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Permian Basin Economic Indicators

Economic Indicators

March 1, 2023

Permian Basin-area employment grew in 2022. Oil production reached a new high, and the rig count increased at the end of 2022. However, home sales slowed and median home prices declined slightly during the fourth quarter.


Oil prices hold steady

Oil prices remained stable during the fourth quarter. Prices were influenced by several factors: OPEC cutting production, Western sanctions on Russia, global fears of an economic slowdown, and China’s reopening and subsequent record numbers of COVID-19 infections. West Texas Intermediate (WTI) crude stood at $80.26 per barrel (bbl) to end the year (Chart 1).

Chart 1

Following the outbreak of war in Ukraine in February 2022, oil prices were on a roller coaster, swinging as high as $124/bbl and as low as $71 during the year. But year-over-year WTI prices increased 6.7 percent in 2022.

Permian oil production hits new high

Permian Basin oil production continued to climb in fourth quarter 2022, with production reaching an all-time high of 5.51 million barrels per day (mb/d) (Chart 2). The rig count moved up to 348 in December from 293 at the start of 2022. WTI crude prices hovered around the $80/bbl mark for much of the fourth quarter and could pave the way for additional rigs in 2023. In 2022, oil production climbed 8.6 percent, while the rig count rose 20.3 percent.

Chart 2

Labor market

Wages fall slightly in quarter

Hourly earnings in Midland and Odessa, Texas, fell 2.8 percent and 1.7 percent, respectively, during fourth quarter 2022 (Chart 3). The three-month moving average for earnings in was $37.99 in Midland and $29.17 in Odessa, with Midland above the state average of $30.49 and the national average of $32.80. During 2022, however, Midland’s earnings fell 2.2 percent. Odessa’s rose 3.0 percent, which is below the gains in Texas and the U.S. at 4.8 percent.

Chart 3

Midland, which boasts many of the white-collar oil industry jobs, continues to enjoy a widening wage gap with the state. The differential was $1.57 at the start of 2019 but grew to $7.50 at year-end 2022. Odessa’s average dipped below the state’s in August 2020 and has yet to catch up.

Employment growth aided by energy sector

The energy boom led to robust job growth in the Permian Basin’s largest industry—mining, logging and construction, which employs about a third of the labor force in the region. In 2022, that sector saw the largest increase, rising 9.8 percent (Chart 4). In the fourth quarter, trade, transportation and utilities led the sectors, followed by manufacturing and mining. Both professional and business services and the manufacturing sector rebounded in the fourth quarter after declining in the third.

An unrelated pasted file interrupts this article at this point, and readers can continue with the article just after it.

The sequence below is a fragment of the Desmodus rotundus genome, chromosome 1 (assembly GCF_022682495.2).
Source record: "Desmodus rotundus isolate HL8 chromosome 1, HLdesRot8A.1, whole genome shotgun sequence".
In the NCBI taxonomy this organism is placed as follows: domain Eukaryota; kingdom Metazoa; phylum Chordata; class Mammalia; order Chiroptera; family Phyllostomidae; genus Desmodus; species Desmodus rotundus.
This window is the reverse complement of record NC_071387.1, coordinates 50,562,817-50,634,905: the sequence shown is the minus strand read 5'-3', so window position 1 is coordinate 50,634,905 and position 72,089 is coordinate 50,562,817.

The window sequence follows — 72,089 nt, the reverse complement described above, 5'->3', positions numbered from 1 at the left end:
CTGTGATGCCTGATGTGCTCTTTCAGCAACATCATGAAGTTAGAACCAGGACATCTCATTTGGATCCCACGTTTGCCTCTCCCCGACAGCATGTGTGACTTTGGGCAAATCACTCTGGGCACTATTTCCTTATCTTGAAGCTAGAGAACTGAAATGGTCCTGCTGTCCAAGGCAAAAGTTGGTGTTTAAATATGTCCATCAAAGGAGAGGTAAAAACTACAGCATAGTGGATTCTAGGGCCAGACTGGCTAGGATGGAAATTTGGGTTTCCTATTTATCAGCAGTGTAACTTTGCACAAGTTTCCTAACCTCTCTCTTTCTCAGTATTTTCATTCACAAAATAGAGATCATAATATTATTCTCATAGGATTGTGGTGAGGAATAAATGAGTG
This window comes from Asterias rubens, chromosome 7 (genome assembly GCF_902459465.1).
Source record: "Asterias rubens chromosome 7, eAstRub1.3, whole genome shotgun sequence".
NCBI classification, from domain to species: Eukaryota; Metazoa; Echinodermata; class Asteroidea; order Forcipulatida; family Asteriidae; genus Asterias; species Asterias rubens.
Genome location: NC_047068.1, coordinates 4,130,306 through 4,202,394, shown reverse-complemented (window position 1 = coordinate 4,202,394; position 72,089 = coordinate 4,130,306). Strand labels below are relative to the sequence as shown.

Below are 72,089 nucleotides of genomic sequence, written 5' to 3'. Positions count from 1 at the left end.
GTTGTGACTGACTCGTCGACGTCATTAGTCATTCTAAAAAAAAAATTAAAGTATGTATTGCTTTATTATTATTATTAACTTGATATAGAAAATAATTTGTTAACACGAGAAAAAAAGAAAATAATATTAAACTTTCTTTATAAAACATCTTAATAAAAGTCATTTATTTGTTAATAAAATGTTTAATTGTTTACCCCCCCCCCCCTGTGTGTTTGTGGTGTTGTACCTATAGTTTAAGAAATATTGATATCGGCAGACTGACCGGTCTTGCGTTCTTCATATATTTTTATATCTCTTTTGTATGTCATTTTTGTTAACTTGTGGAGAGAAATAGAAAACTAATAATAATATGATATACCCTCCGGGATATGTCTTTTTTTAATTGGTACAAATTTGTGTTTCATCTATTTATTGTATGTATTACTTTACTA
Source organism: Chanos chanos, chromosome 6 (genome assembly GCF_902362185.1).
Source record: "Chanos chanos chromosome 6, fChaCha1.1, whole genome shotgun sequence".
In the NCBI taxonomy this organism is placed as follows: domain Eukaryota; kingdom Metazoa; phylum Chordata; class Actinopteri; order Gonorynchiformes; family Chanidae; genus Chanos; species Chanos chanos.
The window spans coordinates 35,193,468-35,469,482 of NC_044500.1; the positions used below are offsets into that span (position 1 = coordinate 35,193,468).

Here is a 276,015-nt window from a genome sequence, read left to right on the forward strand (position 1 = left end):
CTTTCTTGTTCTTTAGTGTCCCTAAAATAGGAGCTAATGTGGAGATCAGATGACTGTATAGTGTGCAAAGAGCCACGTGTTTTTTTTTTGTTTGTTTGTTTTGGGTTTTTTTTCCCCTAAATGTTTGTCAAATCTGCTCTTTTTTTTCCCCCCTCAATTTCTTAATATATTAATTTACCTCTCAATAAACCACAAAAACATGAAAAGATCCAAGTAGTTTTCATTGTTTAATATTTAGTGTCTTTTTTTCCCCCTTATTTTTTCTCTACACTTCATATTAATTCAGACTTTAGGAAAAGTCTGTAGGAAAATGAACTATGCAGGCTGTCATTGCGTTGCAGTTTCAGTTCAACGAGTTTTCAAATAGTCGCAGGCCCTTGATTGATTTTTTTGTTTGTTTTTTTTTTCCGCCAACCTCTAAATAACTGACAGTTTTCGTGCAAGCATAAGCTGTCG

Chart 4

Overall, Midland–Odessa employment grew 6.9 percent in the fourth quarter and 4.7 percent for the year. Those readings compare with annualized 6.0 percent growth in the first half of the year. In 2022, employment growth in the region was lower than in Texas (5.0 percent) but higher than in the U.S. (3.2 percent).

Real estate

Home sales fall in fourth quarter

U.S. mortgage rates reached an average of 6.7 percent in fourth quarter 2022, compared with 3.92 percent the previous year. The elevated rates drove down both existing-home sales and prices in Midland–Odessa over the quarter, though sales moved up in December (Chart 5). Home sales decreased 19 percent in the quarter, compared with a drop of 4.2 percent in Texas. The region did fare better than the rest of the state in 2022, with sales slowing to 6.4 percent versus falling 11.3 percent in Texas.

Chart 5

Housing prices in the region continued to decline in the fourth quarter, down 1.3 percent to a median price of $282,930. Median prices in Texas fell 1.0 percent to around $332,000. In 2022, median home prices declined 0.3 percent in Midland–Odessa but rose 3.3 percent in the state.

Existing-home inventories returning to 2021 levels

Midland–Odessa’s supply of existing homes for sale declined during fourth quarter 2022 (Chart 6). The three-month moving average for months of inventory was 2.6 in Midland, slightly below the 2.8 months seen in 2021. Odessa’s supply was 3.2 months, the same level as in 2021. In 2022 overall, the supply of homes available for sale in Midland–Odessa decreased 9.8 percent.

Chart 6


NOTES: Employment data are for the Midland–Odessa metropolitan statistical area (Martin, Midland and Ector counties), unless otherwise specified. Energy data include the 55 counties in West Texas and southern New Mexico that make up the Permian Basin region. Data may not match previously published numbers due to revisions.

About Permian Basin Economic Indicators

Questions or suggestions can be addressed to Kenya Schott at Permian Basin Economic Indicators is released quarterly.